Energy Efficiency, Energy Storage, Commercial, Sourcing Renewables - July 7, 2018
Weekend reads: Energy efficiency as marketing tool; Google as pioneer
It's the weekend! Kick back and relax with these with these must-read stories from around the web:
How Google cleared a path for companies to buy clean power (Fast Company) Four miles from the town of Albany in southeast Georgia, in an area filled with farms, construction will soon begin on a sprawling new 120-megawatt solar plant. It will be the first solar facility in the county, and it will exist in part because Google–which has a large data center in Georgia–is working to bring renewable electricity to every region in which it operates. The solar farm is one of two new projects in Georgia that will sell energy to Google via the local utility, and is also the latest example of the company’s work to open energy markets to corporations that want to support new sources of renewable electricity.
How One Data Center Company Leverages Energy Efficiency As A Marketing Tool (CleanTechnica) Millions of old buildings pepper the US and they are ripe for energy efficiency upgrades. So, what’s stopping you? Well, for buildings with tenants that’s not so easy. Even just getting people to turn off the darned lights when they leave the room can be a challenge. Last week CleanTechnica described how the data center operator Sabey strategized upgrades for its property in Quincy, Washington. Now we have some exclusive followup insights via email from John Sasser, Senior VP of Operations at Sabey.
Where 3 Million Electric Vehicle Batteries Will Go When They Retire (Bloomberg Businessweek) The first batches of batteries from electric and hybrid vehicles are hitting retirement age, yet they aren’t bound for landfills. Instead, they’ll spend their golden years chilling beer at 7-Elevens in Japan, powering car-charging stations in California and storing energy for homes and grids in Europe. Lithium-ion car and bus batteries can collect and discharge electricity for another seven to 10 years after being taken off the roads and stripped from chassis—a shelf life with significant ramifications for global carmakers, electricity providers and raw-materials suppliers.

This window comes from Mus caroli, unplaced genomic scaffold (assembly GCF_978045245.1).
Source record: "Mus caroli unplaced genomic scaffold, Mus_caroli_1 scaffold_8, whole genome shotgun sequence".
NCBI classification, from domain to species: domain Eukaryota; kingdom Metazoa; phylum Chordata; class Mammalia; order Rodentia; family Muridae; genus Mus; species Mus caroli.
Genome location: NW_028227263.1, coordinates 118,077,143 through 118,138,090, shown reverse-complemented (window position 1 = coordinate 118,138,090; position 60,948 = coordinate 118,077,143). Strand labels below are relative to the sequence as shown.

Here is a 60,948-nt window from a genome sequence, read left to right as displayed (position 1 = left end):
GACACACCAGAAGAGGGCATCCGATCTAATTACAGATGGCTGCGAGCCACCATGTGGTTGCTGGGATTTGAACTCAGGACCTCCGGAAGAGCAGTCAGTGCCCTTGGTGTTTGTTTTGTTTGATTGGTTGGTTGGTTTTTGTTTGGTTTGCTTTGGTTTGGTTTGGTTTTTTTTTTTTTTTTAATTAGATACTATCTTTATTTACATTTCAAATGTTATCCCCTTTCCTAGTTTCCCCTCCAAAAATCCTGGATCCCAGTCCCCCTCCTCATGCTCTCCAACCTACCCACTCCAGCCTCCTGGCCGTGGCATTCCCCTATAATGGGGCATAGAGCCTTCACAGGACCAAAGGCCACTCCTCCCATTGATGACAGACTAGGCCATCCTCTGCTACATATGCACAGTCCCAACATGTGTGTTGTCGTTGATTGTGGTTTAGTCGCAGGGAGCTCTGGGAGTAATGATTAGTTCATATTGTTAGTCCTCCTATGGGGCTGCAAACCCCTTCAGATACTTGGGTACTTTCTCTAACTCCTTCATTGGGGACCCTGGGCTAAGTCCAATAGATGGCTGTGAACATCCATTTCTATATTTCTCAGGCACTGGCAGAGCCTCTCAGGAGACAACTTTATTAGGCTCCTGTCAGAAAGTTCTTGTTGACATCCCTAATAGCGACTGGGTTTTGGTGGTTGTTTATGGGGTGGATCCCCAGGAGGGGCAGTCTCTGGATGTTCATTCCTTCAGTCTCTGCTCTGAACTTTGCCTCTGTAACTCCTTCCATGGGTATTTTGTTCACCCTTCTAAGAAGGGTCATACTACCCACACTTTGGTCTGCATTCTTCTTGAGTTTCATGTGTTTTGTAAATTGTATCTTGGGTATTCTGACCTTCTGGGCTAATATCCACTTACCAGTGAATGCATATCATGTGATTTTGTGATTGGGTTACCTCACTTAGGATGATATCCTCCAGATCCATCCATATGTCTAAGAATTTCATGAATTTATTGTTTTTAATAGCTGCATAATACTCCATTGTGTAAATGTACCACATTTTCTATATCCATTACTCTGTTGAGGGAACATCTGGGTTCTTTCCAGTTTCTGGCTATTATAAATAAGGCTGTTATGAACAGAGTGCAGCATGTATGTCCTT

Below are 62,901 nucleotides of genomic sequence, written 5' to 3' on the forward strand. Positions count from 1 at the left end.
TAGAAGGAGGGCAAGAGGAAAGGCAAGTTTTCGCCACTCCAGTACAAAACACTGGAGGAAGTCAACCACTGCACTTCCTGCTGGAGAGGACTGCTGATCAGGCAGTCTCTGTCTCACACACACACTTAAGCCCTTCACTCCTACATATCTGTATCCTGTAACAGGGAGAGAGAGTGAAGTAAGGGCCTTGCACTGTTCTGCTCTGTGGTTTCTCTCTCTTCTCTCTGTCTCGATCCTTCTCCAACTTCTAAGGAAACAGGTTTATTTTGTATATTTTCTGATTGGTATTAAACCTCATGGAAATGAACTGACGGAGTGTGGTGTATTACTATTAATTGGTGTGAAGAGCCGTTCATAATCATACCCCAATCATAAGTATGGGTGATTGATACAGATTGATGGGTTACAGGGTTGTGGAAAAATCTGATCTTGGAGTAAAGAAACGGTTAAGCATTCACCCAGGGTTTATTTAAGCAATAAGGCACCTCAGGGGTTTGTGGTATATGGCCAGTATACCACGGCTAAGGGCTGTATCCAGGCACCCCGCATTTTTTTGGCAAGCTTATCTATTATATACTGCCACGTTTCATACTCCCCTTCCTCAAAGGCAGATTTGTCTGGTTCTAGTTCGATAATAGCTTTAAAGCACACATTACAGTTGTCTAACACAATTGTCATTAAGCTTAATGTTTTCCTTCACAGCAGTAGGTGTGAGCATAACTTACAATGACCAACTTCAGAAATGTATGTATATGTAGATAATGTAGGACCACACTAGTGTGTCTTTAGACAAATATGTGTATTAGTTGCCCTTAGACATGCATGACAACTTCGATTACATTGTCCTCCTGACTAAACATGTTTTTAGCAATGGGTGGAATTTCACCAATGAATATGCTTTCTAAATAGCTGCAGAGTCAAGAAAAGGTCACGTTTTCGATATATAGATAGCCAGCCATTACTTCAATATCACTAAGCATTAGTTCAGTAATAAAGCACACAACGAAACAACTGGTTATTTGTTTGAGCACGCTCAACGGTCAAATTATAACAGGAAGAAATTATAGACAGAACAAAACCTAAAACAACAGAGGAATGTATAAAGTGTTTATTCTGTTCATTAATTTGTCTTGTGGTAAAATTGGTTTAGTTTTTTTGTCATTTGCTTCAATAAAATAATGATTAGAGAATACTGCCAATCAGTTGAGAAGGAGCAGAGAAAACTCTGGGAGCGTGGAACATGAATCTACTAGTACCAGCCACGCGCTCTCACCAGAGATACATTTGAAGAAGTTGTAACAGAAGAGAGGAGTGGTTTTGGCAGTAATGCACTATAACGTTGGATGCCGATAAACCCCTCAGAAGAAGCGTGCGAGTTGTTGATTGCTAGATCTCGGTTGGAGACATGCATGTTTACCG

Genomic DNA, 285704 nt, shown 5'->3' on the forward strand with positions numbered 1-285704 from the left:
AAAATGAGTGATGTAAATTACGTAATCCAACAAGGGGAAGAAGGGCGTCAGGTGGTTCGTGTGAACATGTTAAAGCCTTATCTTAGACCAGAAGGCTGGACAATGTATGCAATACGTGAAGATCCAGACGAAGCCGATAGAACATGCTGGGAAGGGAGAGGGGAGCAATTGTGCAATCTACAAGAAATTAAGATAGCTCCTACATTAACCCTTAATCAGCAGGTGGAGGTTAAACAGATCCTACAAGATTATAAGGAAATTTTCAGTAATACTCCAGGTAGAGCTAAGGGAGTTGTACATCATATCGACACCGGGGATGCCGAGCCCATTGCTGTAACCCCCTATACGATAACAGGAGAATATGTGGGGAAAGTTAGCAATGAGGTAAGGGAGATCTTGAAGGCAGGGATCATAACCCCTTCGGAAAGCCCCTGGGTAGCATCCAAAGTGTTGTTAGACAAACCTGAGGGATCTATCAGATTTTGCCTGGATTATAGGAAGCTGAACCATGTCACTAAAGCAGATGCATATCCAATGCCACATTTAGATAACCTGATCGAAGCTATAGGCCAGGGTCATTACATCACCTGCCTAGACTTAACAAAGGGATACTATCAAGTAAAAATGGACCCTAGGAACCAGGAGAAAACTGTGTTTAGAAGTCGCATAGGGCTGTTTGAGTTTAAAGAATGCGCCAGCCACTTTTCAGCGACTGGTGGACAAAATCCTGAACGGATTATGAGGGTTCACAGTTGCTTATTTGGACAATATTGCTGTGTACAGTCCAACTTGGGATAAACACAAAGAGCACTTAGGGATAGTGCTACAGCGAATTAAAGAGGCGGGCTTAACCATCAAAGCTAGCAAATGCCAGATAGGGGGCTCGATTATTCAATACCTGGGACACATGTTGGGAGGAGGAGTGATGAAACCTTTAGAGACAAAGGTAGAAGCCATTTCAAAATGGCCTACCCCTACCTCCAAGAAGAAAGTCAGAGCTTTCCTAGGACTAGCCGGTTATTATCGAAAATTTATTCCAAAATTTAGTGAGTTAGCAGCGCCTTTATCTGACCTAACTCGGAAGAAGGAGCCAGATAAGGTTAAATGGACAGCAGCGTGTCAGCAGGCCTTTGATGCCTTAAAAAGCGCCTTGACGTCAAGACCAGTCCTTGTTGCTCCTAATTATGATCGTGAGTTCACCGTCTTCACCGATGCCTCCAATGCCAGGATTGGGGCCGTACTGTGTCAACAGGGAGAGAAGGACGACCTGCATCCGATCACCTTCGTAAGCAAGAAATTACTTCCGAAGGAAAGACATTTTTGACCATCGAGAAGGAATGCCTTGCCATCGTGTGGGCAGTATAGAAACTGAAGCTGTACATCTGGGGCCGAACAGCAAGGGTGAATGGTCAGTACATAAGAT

Pruitt’s departure is a win for clean energy (PV Magazine) The five of you reading this as your sole information source may have missed that via his favorite media for releasing information – Twitter – U.S. President Donald Trump announced this afternoon that EPA Administrator Scott Pruitt has resigned, and will be replaced by Deputy EPA Administrator and former coal lobbyist Andrew Wheeler. We have seldom reported on Pruitt’s disgraceful tenure as the head of the EPA, as his work rarely directly intersected with renewable energy.
Early-1900s EVs were marketed to women because gas cars were too complicated (Quartz) The notion of masculine and feminine is never far from the business of selling cars. Minivans have long been marketed to soccer moms, and off-road trucks geared toward men, even if they never venture off the pavement. But in the early 1900s, when electric vehicles (EVs) were comfortably outselling gasoline cars, the idealized driver was female. Why that is has everything to do with how we think about gender. EVs were invented in the early 1830s. By the 1890s, American entrepreneurs were building fleets of them to replace horse-drawn carriages in major US cities.
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